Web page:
La Piovra – the tentacles of corruption

la_piovraLa Piovra is an Italian television drama miniseries, first aired in 1984, about the Mafia. With the soundtrack signed by Riz Ortolani and later by Ennio Morricone, it was a big success in many countries, including Sweden.

Piovra is Italian for octopus, or squid: here, a reference to the far-reaching tentacles of organized crime. In Portuguese, octopus is polvo, while squid is lula. Like in former Brazilian President Luiz Inácio Lula da Silva.

Before we continue, I strongly urge you to refresh your mind reading a post named “Connect the dots”, published here at Anything Palmeiras in 2010. Fundamentally important background information, that is.

Ready?

The “Operation Car Wash” (Operação Lava Jato in Portuguese) is an investigation being carried out by the Federal Police of Brazil since March 2014. Initially a money laundering investigation, it has expanded to cover allegations of corruption at the state-controlled oil company Petrobras, where it is alleged that executives accepted bribes in return for awarding contracts to construction firms at inflated prices. The operation has included the enforcement of more than a hundred warrants for search and seizure, temporary and preventive detention and coercive measures, with the aim of ascertaining a money-laundering scheme suspected of moving more than 10 Billion Brazilian Reais (approx. USD 2.5 Billion in today’s exchange rate). Several ramifications have been discovered and investigations progress fast as more and more of arrested top executives reach plea bargain deals, allowing police to move in on major players that, until now, have enjoyed not pro forma but de facto criminal immunity: politicians.

This morning, former Brazilian President Lula’ house was raided by federal police agents. Lula himself was brought in for questioning, as was a few of his family members. Police say they have strong indications Lula has been involved in the scheme of overcharging contracts with Petrobras, using the money to pay for bribes and electoral campaigns. In addition, Police say Lula received additional and personal benefits from the kickback scheme, amounting to several million Brazilian Reais, channelled through his non-profit organization “Instituto Lula”, companies under his domain, and companies owned by his sons and other close allies.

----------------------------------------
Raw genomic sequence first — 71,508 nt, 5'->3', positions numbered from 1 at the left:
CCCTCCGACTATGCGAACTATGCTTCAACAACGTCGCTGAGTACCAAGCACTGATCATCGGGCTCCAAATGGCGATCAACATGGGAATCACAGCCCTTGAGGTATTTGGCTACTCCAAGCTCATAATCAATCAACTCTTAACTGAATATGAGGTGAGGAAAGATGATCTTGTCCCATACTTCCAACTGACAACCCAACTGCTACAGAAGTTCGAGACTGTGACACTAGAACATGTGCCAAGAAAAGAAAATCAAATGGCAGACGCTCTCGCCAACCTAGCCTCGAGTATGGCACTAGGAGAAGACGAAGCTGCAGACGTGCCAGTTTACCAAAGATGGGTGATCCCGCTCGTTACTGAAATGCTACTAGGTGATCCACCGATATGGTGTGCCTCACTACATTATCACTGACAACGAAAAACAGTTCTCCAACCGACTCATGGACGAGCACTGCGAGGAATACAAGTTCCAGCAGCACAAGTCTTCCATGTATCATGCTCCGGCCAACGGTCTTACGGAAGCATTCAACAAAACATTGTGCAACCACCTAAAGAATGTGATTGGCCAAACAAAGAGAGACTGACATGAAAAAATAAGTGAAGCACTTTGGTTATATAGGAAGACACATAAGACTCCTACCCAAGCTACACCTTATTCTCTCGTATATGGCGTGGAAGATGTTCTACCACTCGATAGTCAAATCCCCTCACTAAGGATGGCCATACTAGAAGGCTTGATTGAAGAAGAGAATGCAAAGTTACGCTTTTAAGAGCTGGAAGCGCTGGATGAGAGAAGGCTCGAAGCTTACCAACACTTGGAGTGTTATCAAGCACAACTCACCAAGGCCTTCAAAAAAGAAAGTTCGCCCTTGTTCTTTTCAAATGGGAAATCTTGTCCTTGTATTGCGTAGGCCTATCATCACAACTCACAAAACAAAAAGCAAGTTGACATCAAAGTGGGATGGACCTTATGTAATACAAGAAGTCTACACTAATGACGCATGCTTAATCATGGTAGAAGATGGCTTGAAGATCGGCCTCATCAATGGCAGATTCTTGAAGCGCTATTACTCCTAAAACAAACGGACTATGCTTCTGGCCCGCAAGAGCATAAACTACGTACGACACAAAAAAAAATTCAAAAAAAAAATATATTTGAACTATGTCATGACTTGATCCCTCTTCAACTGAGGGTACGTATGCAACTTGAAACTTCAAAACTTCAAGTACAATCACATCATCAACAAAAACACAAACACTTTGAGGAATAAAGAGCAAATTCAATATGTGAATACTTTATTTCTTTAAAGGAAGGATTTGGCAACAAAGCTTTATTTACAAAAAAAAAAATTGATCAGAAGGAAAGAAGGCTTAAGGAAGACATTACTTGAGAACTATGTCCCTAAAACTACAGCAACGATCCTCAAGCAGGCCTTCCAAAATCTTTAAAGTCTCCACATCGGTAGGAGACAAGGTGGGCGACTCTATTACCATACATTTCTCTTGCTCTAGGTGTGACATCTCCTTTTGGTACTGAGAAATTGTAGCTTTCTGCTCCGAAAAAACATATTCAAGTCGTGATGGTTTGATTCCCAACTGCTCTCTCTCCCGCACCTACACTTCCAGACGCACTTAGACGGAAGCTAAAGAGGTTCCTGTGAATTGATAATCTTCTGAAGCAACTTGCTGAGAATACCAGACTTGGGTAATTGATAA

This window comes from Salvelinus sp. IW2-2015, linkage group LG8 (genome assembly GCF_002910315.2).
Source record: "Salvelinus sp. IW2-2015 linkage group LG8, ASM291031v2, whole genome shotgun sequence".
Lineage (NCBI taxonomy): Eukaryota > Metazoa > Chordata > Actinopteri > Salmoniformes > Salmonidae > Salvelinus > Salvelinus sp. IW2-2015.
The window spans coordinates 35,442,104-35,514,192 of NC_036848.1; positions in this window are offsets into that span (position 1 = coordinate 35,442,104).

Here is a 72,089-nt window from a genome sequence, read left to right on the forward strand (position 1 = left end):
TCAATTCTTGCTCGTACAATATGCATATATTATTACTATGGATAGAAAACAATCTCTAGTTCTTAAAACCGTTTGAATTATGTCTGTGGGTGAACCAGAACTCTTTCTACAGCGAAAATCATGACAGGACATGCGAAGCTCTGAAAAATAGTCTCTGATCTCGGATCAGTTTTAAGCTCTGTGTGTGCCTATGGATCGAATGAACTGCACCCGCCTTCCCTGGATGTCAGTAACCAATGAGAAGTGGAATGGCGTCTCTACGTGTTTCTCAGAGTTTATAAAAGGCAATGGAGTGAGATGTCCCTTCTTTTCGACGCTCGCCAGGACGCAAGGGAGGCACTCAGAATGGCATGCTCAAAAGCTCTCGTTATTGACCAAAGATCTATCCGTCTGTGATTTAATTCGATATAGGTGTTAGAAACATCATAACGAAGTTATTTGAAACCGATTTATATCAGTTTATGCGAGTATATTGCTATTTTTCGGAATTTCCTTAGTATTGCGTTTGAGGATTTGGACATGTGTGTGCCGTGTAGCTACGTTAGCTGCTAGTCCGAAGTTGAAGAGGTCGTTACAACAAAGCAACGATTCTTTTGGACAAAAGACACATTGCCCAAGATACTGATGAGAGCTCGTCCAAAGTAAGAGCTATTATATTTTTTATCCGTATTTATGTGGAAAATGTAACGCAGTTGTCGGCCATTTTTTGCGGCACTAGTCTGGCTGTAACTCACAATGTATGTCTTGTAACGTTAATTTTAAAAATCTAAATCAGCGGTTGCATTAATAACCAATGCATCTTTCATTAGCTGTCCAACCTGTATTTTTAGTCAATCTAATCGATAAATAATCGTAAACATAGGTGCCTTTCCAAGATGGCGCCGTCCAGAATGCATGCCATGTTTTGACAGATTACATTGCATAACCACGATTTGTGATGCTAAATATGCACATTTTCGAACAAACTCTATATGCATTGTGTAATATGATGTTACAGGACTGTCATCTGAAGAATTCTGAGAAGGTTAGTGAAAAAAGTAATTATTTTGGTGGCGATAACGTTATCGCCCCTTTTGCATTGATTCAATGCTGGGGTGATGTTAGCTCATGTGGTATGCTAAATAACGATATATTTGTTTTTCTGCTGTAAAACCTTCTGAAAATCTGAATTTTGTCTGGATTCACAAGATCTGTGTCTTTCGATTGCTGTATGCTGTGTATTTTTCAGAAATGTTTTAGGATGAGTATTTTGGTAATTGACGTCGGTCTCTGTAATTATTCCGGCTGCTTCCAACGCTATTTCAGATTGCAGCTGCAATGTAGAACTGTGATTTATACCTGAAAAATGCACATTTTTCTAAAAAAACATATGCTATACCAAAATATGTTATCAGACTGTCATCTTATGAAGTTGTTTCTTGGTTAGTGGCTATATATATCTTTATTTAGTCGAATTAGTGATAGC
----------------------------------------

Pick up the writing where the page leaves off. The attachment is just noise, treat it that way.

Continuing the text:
A high-level political profile like Lula being taken in for questioning is of course huge, especially in Brazil. Still, it does not come as a surprise: federal police and judges involved in the case are doing tremendous good work, methodically closing the net. Considering the magnitude of the corruption scandal – with proven direct involvement of key persons within the Government, the Worker’s Party (PT) and other parties in the Congress – the “I knew nothing” approach deployed by both Lula and current President Dilma Rousseff has long lost credibility.

Back to the ramifications, the construction companies, and the 2010 “Connect the dots” article. No, you do not get a prize for realizing that Odebrecht, the company awarded the construction of Corinthians’ “Itaqueirão” stadium, is one of the deepest involved in the corruption scandal (CEO Marcelo Odebrecht has been under arrest since June 2015). For example, Police says Odebrecht has transferred large amounts to Lula’s son Luis Cláudio da Silva’s enterprises, making Luis Cláudio yet another focal point of investigation. “Lulinha” (little Lula), who at one point was actually working [sic] at Corinthians as a “marketing strategist”…

Anyone is of course innocent until proven guilt. Stay tuned.

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